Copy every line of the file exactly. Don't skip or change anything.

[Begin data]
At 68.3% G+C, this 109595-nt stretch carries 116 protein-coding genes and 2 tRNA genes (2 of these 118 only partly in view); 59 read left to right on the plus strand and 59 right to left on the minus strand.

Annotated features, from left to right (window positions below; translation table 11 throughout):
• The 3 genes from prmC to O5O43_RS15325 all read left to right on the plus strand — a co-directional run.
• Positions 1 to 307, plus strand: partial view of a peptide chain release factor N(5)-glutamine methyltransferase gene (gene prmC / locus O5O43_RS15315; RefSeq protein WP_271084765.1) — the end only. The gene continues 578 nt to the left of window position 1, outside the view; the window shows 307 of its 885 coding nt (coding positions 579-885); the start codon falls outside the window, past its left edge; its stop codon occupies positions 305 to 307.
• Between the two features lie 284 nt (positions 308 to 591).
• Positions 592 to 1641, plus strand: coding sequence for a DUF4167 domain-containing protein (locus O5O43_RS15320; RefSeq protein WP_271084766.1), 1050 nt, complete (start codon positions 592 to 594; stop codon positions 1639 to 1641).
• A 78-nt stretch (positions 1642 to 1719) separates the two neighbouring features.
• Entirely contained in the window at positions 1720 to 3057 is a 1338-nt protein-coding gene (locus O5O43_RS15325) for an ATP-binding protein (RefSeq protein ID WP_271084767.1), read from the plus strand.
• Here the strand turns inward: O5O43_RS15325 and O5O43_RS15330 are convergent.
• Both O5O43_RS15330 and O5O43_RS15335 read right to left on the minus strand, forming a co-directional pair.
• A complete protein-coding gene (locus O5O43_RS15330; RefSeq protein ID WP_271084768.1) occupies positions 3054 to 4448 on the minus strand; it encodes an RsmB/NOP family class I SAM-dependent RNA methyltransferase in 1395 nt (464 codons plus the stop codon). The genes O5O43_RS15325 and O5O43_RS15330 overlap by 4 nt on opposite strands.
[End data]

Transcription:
At 68.3% G+C, this 109595-nt stretch carries 116 protein-coding genes and 2 tRNA genes (2 of these 118 only partly in view); 59 read left to right on the plus strand and 59 right to left on the minus strand.

Annotated features, from left to right (window positions below; translation table 11 throughout):
• The 3 genes from prmC to O5O43_RS15325 all read left to right on the plus strand — a co-directional run.
• Positions 1 to 307, plus strand: partial view of a peptide chain release factor N(5)-glutamine methyltransferase gene (gene prmC / locus O5O43_RS15315; RefSeq protein WP_271084765.1) — the end only. The gene continues 578 nt to the left of window position 1, outside the view; the window shows 307 of its 885 coding nt (coding positions 579-885); the start codon falls outside the window, past its left edge; its stop codon occupies positions 305 to 307.
• Between the two features lie 284 nt (positions 308 to 591).
• Positions 592 to 1641, plus strand: coding sequence for a DUF4167 domain-containing protein (locus O5O43_RS15320; RefSeq protein WP_271084766.1), 1050 nt, complete (start codon positions 592 to 594; stop codon positions 1639 to 1641).
• A 78-nt stretch (positions 1642 to 1719) separates the two neighbouring features.
• Entirely contained in the window at positions 1720 to 3057 is a 1338-nt protein-coding gene (locus O5O43_RS15325) for an ATP-binding protein (RefSeq protein ID WP_271084767.1), read from the plus strand.
• Here the strand turns inward: O5O43_RS15325 and O5O43_RS15330 are convergent.
• Both O5O43_RS15330 and O5O43_RS15335 read right to left on the minus strand, forming a co-directional pair.
• A complete protein-coding gene (locus O5O43_RS15330; RefSeq protein ID WP_271084768.1) occupies positions 3054 to 4448 on the minus strand; it encodes an RsmB/NOP family class I SAM-dependent RNA methyltransferase in 1395 nt (464 codons plus the stop codon). The genes O5O43_RS15325 and O5O43_RS15330 overlap by 4 nt on opposite strands.